AI News, A Simple Machine Learning Method to Detect CovariateShift
- On Tuesday, June 5, 2018
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A Simple Machine Learning Method to Detect CovariateShift
Building a predictive model that performs reasonably well scoring new data in production is a multi-step and iterative process that requires the right mix of training data, feature engineering, machine learning, evaluations, and black art.
Once a model is running “in the wild”, its performance can degrade significantly when the distribution generating the new data varies from the distribution that generated the data used to train the model.
This problem is formally known as Covariate Shift, when the distribution of the inputs used as predictors (covariates) changes between training and production stages, or as Dataset Shift, when the joint distribution of inputs and the output (the target being predicted) also changes.
Both Covariate Shift and Dataset Shift are receiving more attention from the research community. But, in practical settings, how can you automatically detect that there’s a significant difference between training and production data to properly take action and retrain or adjust your model accordingly?
In this post, I’m going to show you how to use Machine Learning (as it couldn’t be otherwise) to quickly check whether there’s a covariate shift between training data and production data. You read it right: Machine Learning to learn whether machine-learned models will perform well or not.
First of all, I create a source for the training data (lines 58-61) and another for the production data (lines 63-66) using their respective remote locations defined at the beginning of the script (lines 22 and 23).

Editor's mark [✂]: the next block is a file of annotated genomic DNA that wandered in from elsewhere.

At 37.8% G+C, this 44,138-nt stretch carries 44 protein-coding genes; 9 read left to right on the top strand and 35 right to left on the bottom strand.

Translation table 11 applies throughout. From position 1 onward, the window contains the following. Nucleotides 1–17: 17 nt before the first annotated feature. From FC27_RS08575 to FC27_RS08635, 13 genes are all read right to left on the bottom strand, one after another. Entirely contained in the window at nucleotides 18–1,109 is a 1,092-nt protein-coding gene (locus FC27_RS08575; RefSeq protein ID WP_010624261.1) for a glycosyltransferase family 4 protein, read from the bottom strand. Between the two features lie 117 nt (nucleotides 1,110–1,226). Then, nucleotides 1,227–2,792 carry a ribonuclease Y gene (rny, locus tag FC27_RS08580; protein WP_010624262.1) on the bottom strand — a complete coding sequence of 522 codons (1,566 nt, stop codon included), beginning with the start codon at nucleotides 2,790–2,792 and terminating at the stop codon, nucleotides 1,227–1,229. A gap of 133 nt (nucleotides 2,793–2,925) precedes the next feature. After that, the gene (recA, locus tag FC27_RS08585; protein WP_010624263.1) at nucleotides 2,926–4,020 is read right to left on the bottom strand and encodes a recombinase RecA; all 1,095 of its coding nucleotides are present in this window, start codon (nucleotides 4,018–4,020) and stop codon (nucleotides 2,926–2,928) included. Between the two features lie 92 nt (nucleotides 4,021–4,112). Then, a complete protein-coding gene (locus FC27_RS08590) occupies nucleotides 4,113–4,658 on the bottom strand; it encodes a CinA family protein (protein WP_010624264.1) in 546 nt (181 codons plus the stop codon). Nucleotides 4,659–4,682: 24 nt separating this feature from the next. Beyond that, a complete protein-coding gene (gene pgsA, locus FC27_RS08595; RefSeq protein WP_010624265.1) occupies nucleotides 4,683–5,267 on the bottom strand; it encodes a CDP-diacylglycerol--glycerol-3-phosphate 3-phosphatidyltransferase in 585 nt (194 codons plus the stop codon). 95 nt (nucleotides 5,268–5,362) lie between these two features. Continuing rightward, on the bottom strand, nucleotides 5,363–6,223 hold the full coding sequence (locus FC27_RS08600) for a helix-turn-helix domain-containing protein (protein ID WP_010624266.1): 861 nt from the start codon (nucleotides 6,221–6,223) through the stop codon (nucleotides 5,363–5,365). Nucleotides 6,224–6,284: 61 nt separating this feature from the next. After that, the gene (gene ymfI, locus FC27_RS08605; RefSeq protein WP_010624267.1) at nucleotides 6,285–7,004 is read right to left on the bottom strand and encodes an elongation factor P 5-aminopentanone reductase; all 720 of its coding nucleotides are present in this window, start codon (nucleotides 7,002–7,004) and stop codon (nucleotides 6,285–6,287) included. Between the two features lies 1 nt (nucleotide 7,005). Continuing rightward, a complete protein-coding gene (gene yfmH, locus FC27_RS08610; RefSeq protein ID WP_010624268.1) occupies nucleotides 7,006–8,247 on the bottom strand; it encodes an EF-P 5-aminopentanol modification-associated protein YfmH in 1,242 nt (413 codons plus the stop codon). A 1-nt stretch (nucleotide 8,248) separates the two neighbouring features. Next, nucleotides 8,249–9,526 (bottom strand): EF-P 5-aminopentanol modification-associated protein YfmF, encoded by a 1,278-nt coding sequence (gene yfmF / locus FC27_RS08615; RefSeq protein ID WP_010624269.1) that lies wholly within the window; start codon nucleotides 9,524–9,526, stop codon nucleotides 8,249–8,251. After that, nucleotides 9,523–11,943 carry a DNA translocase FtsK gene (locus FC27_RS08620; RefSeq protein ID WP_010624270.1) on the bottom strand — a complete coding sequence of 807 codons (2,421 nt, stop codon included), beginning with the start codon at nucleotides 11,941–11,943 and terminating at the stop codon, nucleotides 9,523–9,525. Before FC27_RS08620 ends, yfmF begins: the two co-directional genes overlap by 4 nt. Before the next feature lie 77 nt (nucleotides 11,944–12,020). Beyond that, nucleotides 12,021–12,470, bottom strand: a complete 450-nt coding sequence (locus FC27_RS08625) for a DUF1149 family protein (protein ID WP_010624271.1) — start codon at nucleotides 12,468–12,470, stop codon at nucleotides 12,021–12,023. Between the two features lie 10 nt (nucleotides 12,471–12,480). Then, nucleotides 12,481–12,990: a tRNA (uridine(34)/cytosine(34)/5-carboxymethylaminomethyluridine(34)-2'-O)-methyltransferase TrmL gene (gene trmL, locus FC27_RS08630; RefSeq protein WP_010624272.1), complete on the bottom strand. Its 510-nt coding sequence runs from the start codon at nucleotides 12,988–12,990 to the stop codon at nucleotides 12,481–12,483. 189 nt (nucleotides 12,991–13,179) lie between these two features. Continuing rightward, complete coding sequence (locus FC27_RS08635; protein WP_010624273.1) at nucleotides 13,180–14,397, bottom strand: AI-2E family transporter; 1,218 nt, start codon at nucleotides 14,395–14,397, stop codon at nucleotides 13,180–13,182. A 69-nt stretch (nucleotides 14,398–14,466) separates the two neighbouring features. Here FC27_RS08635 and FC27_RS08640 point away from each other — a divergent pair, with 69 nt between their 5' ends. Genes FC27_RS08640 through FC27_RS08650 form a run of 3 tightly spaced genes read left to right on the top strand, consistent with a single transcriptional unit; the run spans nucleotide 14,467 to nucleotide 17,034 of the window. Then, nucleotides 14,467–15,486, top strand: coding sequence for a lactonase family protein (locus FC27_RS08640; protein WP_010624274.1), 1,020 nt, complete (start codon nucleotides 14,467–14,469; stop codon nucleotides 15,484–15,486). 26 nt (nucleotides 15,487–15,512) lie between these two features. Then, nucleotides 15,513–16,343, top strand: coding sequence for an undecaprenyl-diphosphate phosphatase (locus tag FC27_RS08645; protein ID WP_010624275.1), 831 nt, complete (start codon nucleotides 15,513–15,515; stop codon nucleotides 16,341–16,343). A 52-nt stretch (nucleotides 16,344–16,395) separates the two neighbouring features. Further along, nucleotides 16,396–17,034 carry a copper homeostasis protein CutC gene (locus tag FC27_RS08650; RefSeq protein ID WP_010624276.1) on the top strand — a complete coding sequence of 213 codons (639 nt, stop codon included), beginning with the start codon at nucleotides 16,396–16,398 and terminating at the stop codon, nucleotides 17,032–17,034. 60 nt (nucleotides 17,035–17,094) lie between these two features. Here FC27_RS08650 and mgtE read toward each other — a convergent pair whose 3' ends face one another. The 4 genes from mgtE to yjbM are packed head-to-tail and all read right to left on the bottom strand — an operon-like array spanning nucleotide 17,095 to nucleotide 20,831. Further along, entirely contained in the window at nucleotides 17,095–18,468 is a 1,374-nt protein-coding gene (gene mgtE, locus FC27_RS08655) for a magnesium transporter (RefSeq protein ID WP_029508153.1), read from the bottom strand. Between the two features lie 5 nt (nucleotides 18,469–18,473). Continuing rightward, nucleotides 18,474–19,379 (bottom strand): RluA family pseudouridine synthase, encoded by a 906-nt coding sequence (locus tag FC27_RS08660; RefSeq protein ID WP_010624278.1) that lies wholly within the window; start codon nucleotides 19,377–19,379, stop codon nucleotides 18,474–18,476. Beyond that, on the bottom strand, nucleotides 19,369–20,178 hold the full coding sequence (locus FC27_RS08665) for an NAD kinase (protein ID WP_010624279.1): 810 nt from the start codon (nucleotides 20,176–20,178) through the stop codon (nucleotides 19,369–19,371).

Then I create a full dataset for the training source (lines 70-73) and another for the production source (lines 76-79). Then I sample the training data and add a new field named “Origin”, with the value “train” to each instance (lines 90-98) and do the same for the production data but adding the value “production” to each instance (lines 100-108).
I also specify a seed to make sure that I can later evaluate against a complete disjoint subset of the data. Once the model is created, I’m ready to create an evaluation of the new model with the portion of the dataset that I didn’t use to create the model (“out_of_bag”: true).
To quickly check whether there’s a covariate shift between your training and production data you can create a predictive model using a mix of instances from the training and production data. If the model is capable of telling apart training instances from production instances then you can say that there’s a covariate shift.
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